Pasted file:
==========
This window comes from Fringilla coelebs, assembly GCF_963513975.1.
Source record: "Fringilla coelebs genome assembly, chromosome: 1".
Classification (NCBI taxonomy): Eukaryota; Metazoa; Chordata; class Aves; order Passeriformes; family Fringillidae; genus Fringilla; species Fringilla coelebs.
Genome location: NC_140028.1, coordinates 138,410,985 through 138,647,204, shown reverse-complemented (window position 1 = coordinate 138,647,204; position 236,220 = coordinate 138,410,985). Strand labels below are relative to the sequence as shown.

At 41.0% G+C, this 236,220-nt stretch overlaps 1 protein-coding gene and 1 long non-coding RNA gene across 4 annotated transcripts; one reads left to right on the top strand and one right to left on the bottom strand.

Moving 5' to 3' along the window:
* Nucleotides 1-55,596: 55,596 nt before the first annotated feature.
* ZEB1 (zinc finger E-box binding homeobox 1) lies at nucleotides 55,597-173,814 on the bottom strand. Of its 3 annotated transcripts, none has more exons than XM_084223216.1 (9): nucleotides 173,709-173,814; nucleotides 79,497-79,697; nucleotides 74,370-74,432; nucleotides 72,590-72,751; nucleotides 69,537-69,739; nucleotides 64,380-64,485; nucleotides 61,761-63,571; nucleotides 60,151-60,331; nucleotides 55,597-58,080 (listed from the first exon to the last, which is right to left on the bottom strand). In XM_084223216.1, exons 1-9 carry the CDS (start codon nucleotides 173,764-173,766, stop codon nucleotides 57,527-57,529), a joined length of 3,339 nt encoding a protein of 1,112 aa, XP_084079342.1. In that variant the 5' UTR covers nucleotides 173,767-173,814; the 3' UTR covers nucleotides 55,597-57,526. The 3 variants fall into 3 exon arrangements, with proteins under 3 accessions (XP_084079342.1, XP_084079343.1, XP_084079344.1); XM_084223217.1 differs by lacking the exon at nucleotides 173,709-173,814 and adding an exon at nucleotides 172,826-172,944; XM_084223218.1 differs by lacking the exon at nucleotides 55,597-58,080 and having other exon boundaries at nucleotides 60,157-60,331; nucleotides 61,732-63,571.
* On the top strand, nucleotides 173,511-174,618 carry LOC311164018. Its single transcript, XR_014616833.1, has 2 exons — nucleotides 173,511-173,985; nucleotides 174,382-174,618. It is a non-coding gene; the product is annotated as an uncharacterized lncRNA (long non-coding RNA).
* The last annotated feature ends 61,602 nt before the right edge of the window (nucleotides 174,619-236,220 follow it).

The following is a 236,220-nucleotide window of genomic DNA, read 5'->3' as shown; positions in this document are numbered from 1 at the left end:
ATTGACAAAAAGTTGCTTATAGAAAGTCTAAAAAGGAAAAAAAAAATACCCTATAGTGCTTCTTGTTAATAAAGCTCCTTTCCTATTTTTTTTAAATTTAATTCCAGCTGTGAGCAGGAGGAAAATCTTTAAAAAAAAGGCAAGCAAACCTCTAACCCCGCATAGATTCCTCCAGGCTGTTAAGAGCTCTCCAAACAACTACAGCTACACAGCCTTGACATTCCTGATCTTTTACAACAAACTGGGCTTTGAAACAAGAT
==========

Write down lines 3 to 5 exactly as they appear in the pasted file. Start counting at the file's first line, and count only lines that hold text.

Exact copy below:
Classification (NCBI taxonomy): Eukaryota; Metazoa; Chordata; class Aves; order Passeriformes; family Fringillidae; genus Fringilla; species Fringilla coelebs.
Genome location: NC_140028.1, coordinates 138,410,985 through 138,647,204, shown reverse-complemented (window position 1 = coordinate 138,647,204; position 236,220 = coordinate 138,410,985). Strand labels below are relative to the sequence as shown.

At 41.0% G+C, this 236,220-nt stretch overlaps 1 protein-coding gene and 1 long non-coding RNA gene across 4 annotated transcripts; one reads left to right on the top strand and one right to left on the bottom strand.